For Hinojosa, protecting the environment isn’t just about the future, it’s also about preserving the past and the ancestral legacy of the many generations that have lived and worked on the land.
“I’ve heard stories about this place from my grandparents, great grandparents and elders in our community about the racism and colonization that existed all those years ago,” she said. “Politicians, real estate companies, [and] big business sell our people and land as cheap land and cheap labor to spur big companies to exploit us. And it’s happened over and over again where big agricultural companies came in and built pesticide plants, created superfund sites. And then we have border wall militarization.”
But today, aside from the oil and gas companies, and other polluters, that have continued to plague the Gulf of Mexico’s environment, Hinojosa has cast her eye on the new age of what she calls environmental colonization: SpaceX.
The arrival of rocketeer Elon Musk and his space exploration company has added a new and paradoxical dimension to life on the border and the perceived environmental threats in the region.
“They will frack the beach and build a LNG plant to help in creating rocket fuel,” said Hinojosa. “That will be right beside a major international wildlife corridor, next to communities of color and SpaceX has already spurred gentrification in the Brownsville area.”
She added: “So we’re seeing really fast the negatives of industrial colonization – just like with my ancestors.”
The company is based in Boca Chica, a speck of a community wedged between a state park, a wildlife management area and the Gulf of Mexico. And about two miles from one of the most militarized and politicized borders in the world.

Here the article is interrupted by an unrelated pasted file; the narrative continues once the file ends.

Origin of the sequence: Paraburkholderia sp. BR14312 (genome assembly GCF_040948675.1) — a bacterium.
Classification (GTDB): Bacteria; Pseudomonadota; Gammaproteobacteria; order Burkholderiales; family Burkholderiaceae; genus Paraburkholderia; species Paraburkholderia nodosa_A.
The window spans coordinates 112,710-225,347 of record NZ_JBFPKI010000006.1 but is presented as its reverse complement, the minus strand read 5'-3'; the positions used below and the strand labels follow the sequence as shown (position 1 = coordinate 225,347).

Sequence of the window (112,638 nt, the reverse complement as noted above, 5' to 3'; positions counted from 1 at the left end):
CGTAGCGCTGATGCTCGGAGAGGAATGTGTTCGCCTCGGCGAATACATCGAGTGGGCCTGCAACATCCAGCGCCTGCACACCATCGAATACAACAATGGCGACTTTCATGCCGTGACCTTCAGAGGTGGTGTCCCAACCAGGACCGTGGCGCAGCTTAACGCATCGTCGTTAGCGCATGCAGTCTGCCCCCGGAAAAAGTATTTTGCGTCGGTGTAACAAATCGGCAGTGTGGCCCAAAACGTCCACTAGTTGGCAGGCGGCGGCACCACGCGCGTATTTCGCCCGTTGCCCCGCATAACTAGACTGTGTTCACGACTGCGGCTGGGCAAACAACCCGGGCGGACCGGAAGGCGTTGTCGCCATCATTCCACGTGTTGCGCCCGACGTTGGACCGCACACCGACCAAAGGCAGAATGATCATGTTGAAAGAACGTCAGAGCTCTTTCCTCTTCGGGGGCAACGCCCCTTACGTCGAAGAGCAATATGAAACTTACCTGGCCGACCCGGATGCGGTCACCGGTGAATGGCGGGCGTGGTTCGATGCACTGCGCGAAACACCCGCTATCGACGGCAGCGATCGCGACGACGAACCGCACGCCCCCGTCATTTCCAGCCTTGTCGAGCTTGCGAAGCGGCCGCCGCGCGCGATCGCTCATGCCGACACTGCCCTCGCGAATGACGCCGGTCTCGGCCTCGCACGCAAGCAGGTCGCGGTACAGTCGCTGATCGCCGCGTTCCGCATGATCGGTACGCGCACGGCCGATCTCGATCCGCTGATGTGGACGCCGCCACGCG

Since SpaceX chose the site in 2014 and installed the first equipment in 2016, environmental activists have been on the company’s back. SpaceX has been approved to use the site since 2014, but continual changes to the sites design and operations require new environmental assessments from the Federal Aviation Administration. That offers activists new opportunities to challenge and keep the company in line.
Current issues listed on the Sierra Club’s website include environmental impacts such as sonic booms, air pollution, explosions and fears over the heavy use of chemicals. There are also issues relating to local wildlife.
On the other side of the border, migrants scramble to enter the United States in the hope of escaping poverty, finding work and creating a better life for their families.
Musk, one of the wealthiest men in the world, hopes to one day colonize Mars.
But Hinojosa’s focus is very much on the land that her ancestors lived on and on a region that she hopes can be preserved for future generations.
“History is very, very important to us and it’s a large part of why I do the work I do. Families have been here for generations and it’s a very tight knit community that’s faced repeated examples of colonization and environmental racism,” she said. “Protecting our wildland is about preserving that past and also trying our best to keep it healthy for future generations and all of our families future generations.”